OptionsHouse

Options Trading News

June 17, 2013  Mon 7:12 AM CT

SPX: SEE CHART GET CHAIN FIND STRATEGIES
Stocks are gaining this morning after making a higher low on Friday.

S&P 500 futures are up more than half a percent but have retreated from earlier levels, while European indexes are gaining more than a full percentage point. Perhaps most important was a rally of almost 3 percent in Tokyo as the Japanese yen showed signs of stabilizing.

The S&P 500 bounced at its 50-day moving average last week and closed Friday's session above the key 1523 level that was support earlier in the month. The price action suggests that there few sellers who want to exit stocks after the index held support above its previous all-time highs. There was some evidence in recent sessions that hedge funds were trying to drive equities lower, but now the bears appear to be in retreat.

The Federal Reserve's interest-rate decision on Wednesday afternoon is the main item on the calendar this week, though German economic sentiment, U.S. housing starts, and consumer prices will be released tomorrow morning. Today brings two minor releases: homebuilder sentiment and the New York Fed's Empire manufacturing index.

Attention will mainly center on how aggressively the Fed plans to scale back the pace of monetary easing, though investors have had more than a month to accustom themselves to the idea of a less accommodative Fed. The even bigger story now seems to be continued signs of U.S. economic recovery, demonstrated by last week's strong jobless claims and retail-sales data. Reports this morning also showed robust wage and export growth in Germany.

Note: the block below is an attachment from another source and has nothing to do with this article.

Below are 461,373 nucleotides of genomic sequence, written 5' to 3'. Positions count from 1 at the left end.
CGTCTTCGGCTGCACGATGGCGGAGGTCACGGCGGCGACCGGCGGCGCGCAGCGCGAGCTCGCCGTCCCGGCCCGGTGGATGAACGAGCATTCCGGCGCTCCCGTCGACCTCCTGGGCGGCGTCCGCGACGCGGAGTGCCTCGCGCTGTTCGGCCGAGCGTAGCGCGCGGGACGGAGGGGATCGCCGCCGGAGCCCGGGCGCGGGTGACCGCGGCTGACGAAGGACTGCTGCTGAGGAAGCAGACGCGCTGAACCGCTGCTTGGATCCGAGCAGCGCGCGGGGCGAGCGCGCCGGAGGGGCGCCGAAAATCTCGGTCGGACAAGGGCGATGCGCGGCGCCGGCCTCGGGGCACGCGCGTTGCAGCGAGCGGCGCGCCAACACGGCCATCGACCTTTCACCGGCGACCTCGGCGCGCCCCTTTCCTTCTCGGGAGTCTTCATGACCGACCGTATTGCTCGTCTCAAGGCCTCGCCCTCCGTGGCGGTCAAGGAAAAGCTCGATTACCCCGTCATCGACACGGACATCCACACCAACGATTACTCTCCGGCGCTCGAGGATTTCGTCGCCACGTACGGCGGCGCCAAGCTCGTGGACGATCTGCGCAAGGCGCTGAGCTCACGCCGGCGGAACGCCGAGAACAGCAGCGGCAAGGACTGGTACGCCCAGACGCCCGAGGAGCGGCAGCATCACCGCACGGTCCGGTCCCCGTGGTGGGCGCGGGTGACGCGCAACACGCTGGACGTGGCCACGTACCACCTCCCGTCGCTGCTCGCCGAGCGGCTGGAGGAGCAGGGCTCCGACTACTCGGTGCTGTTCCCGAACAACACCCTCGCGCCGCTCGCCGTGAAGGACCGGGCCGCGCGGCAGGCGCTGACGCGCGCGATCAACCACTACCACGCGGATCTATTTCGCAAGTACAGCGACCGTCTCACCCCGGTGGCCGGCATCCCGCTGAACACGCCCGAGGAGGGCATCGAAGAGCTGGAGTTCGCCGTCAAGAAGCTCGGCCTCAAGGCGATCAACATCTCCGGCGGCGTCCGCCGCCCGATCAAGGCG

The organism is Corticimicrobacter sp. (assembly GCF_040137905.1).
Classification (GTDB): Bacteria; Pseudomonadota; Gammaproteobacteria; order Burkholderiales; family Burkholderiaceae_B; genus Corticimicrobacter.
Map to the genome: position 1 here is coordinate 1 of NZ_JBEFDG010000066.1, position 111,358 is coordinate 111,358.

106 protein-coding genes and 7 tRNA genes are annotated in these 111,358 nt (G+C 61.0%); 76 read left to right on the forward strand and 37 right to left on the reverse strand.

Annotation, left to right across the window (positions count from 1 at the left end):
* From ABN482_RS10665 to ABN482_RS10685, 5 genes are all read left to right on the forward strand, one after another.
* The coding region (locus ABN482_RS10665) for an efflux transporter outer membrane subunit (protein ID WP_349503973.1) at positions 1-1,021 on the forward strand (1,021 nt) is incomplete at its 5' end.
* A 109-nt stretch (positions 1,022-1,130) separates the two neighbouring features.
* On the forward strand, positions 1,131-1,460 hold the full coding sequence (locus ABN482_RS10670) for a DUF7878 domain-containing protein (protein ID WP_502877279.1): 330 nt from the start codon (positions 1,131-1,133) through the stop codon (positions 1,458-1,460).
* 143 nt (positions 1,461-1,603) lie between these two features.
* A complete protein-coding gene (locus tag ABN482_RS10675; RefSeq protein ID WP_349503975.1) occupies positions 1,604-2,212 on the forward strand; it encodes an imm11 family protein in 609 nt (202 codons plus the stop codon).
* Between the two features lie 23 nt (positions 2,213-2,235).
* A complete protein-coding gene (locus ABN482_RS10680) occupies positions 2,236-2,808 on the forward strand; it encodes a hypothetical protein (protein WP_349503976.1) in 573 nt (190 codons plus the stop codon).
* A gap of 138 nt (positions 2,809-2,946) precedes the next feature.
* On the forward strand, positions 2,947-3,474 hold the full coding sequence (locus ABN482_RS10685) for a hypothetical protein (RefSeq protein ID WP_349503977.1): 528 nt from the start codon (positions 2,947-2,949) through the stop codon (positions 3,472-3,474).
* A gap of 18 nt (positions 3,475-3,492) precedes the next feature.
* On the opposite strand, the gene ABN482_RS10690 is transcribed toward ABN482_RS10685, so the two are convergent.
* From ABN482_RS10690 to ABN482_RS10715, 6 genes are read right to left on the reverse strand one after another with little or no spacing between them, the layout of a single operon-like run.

Commodities and currencies are surprisingly tepid given the move in stocks. Oil rose by half a percent but copper is down by a similar amount, while agricultural products and precious metals are weak. The euro is also modestly lower. The Japanese yen is down across the board and is back to a potentially important level against the U.S. dollar from February.

The gains, however, are smaller than one might expect given the big move in the Nikkei index. This suggests that equities are returning to favor on a secular basis, marking a contrast with the 2003-2008 bull market for commodities. The Australian dollar also continues to rebound from multiyear lows.

Few stocks are moving on company-specific news. Wednesday is only session this week with significant earnings announcements, featuring names such as FedEx, Finisar, Jabil Circuit, Micron, and Red Hat.
Share this article with your friends


Related Stories

SPX

Stocks lower following big bounce

August 31, 2015

S&P 500 futures are down 0.6 percent but have cut their losses in half. Most of Europe has fallen about half a percent. Asia was mixed, with Tokyo and Singapore down about 1 percent.

SPX

Chicago PMI kicks off busy week

August 31, 2015

Today's main event is the Chicago Purchasing Managers Index at 9:45 a.m. ET. The Dallas branch of the Federal Reserve follows with its regional index at 10:30 a.m. ET.

SPX

Stocks retreat following big surge

August 28, 2015

S&P 500 futures are down 0.7 percent, matching the declines in Europe. Asian markets were positive overnight, with Shanghai rallying 5 percent and Tokyo up 3 percent.

SPX

European, spending data on tap

August 28, 2015

European indexes covering the industrial, business, and consumer sectors are due early in the session and could have some impact on trading.

SPX

Strong GDP boosts stocks further

August 27, 2015

S&P 500 futures rose 1 percent, resuming their rebound after economic growth and jobless claims beat estimates. Europe gained more than 2 percent, and Shanghai surged 5 percent.

OptionsHouse

Premium Services

Archived Webinar

Education & Strategy

Options Academy: Ron's Risk Calculation--A Real Life Example

It is rare that I get a chance to give a real-life, real-time example in my articles that the readers were not only following but were actually involved in at the time the event is happening. Well, that is where we are right now in our QQQ trade from last week. Let's recap the trade itself.

View more education articles »